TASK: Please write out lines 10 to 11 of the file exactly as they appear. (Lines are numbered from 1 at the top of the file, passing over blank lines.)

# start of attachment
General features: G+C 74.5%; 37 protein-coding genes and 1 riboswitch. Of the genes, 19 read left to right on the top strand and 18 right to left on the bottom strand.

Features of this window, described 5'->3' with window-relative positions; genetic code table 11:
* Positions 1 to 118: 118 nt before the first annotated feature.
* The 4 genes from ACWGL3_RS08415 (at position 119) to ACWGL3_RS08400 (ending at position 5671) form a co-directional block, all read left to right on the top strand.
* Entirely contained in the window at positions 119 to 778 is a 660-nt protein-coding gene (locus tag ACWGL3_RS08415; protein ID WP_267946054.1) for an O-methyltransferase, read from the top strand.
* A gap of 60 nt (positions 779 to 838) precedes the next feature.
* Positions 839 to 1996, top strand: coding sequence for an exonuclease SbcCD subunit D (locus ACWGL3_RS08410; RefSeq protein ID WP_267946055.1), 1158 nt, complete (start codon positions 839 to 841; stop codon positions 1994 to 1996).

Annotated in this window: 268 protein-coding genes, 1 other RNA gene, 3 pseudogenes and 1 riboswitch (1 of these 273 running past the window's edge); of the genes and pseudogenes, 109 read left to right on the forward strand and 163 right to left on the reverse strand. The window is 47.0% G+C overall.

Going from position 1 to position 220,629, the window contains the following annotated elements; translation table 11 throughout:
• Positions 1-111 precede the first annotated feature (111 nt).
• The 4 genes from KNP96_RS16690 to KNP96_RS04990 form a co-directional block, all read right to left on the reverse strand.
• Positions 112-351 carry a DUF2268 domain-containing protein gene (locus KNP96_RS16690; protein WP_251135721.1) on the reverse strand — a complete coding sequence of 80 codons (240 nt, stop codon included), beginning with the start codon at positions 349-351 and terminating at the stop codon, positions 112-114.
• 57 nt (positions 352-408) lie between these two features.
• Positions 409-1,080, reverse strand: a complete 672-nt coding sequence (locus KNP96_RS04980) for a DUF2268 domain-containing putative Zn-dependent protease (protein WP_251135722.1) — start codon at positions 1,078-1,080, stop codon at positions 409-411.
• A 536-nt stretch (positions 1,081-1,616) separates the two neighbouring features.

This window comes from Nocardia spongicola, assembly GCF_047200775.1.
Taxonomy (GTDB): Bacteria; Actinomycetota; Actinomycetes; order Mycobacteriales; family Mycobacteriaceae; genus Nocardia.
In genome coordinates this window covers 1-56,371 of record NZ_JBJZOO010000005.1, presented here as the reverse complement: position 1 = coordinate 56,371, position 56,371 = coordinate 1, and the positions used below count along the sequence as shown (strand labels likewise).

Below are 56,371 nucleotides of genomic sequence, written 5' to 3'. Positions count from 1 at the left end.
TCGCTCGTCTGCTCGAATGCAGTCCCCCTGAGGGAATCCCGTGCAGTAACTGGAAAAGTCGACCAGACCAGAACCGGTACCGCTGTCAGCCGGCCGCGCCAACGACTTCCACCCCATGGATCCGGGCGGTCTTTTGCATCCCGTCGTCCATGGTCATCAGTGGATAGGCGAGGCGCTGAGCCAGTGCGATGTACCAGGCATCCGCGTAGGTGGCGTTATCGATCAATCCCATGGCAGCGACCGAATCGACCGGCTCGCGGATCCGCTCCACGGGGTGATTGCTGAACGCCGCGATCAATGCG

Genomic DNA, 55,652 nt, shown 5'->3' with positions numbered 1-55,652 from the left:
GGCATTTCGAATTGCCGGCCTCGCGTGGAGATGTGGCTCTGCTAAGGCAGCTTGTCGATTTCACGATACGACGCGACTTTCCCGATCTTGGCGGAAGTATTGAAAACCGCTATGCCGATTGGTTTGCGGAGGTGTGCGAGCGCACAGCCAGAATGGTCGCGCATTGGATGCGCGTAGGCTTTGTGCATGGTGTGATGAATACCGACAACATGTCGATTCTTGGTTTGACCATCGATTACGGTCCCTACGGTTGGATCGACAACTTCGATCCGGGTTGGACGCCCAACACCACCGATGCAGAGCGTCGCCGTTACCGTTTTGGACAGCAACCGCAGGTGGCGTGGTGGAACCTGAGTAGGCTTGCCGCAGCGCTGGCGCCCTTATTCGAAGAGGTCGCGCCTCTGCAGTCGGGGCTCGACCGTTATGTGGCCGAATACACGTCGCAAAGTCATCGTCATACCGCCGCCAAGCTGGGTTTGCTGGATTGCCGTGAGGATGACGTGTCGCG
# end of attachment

• Positions 1-111 precede the first annotated feature (111 nt).
• The 4 genes from KNP96_RS16690 to KNP96_RS04990 form a co-directional block, all read right to left on the reverse strand.